Info for Applicants
Are you ready to bring your PhD into the classroom?
As a PhD researcher, not only will the programme enable you to become an excellent secondary school teacher, you’ll also be able to use all the experience and knowledge to help introduce pupils to research and evidence-based practice. Additionally, you help them improve their grades, as well as inform and advise them about higher education and university life.
Below are the steps you need to follow to begin your application to the programme. Remember, if you have any questions or want to speak to a member of the team, please email email@example.com or contact 0207 939 1947.
Check your eligibility
In short, we’re looking for outstanding, driven researchers who are motivated to help pupils from under-represented backgrounds progress to highly-selective universities.
The first step is to ensure you’re eligible to start the programme. More information on eligibility can be found here.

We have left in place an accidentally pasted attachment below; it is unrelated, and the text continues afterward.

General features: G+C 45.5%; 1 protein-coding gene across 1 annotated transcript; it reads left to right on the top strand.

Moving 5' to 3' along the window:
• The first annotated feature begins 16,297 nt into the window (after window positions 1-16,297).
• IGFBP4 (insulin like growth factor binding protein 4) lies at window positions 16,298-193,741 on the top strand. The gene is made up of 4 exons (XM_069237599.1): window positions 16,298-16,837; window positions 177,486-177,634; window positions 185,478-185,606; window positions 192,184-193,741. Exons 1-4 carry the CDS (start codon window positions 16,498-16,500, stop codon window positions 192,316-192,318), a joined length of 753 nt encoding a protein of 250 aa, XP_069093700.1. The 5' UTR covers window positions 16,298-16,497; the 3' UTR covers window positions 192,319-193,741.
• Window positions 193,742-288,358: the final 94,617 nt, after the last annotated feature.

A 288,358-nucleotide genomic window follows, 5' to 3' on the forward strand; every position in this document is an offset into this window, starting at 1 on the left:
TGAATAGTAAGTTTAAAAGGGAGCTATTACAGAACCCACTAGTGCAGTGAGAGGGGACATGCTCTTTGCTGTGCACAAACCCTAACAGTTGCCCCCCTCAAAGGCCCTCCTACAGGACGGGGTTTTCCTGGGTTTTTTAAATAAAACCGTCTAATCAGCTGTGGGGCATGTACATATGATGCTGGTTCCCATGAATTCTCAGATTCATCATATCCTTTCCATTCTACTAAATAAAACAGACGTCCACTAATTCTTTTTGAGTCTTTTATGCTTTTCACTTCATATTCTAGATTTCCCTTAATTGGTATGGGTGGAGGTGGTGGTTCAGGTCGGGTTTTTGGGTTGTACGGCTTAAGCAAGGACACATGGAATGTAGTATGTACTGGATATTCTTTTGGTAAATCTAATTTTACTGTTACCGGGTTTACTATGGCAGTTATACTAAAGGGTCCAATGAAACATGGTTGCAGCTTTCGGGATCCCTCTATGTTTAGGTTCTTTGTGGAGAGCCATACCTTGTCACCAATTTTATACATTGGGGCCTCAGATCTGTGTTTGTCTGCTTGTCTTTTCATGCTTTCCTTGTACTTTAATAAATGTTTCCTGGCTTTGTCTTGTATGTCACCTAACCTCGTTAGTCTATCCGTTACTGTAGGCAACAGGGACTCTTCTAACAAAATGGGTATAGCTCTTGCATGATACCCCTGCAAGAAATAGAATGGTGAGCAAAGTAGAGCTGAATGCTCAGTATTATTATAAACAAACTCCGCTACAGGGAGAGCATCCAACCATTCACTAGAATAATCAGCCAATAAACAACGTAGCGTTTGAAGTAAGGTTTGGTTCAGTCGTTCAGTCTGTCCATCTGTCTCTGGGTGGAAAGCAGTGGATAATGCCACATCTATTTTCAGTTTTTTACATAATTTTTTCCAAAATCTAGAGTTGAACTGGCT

Learn about the programme
If you haven’t already, read through our website and have a look at our case studies and contact us with any questions you might have.
You can reach us by emailing firstname.lastname@example.org or by calling 0207 939 1947.
Not ready to apply?
If you’re not quite ready to apply, or you won’t be able to start in August 2019, please sign our registration of interest form so we can keep you up to date with application news and information.
The RIS programme is an excellent teacher training scheme for PhD holders. I have made a difference to pupils through the Uni Pathways course which provides a forum for trainee teachers on the RIS programme to introduce pupils to topics they might go on to study at university.
Dr Jack Reilly
I wanted to join RIS as I grew up in under-privileged circumstances and the people that strongly influenced me were the enthusiastic and passionate teachers that made science come to life for me. This experience is allowing me to help pupils realise their full potential and I can bring cutting-edge research and opportunities into the classroom.
Dr Alice Len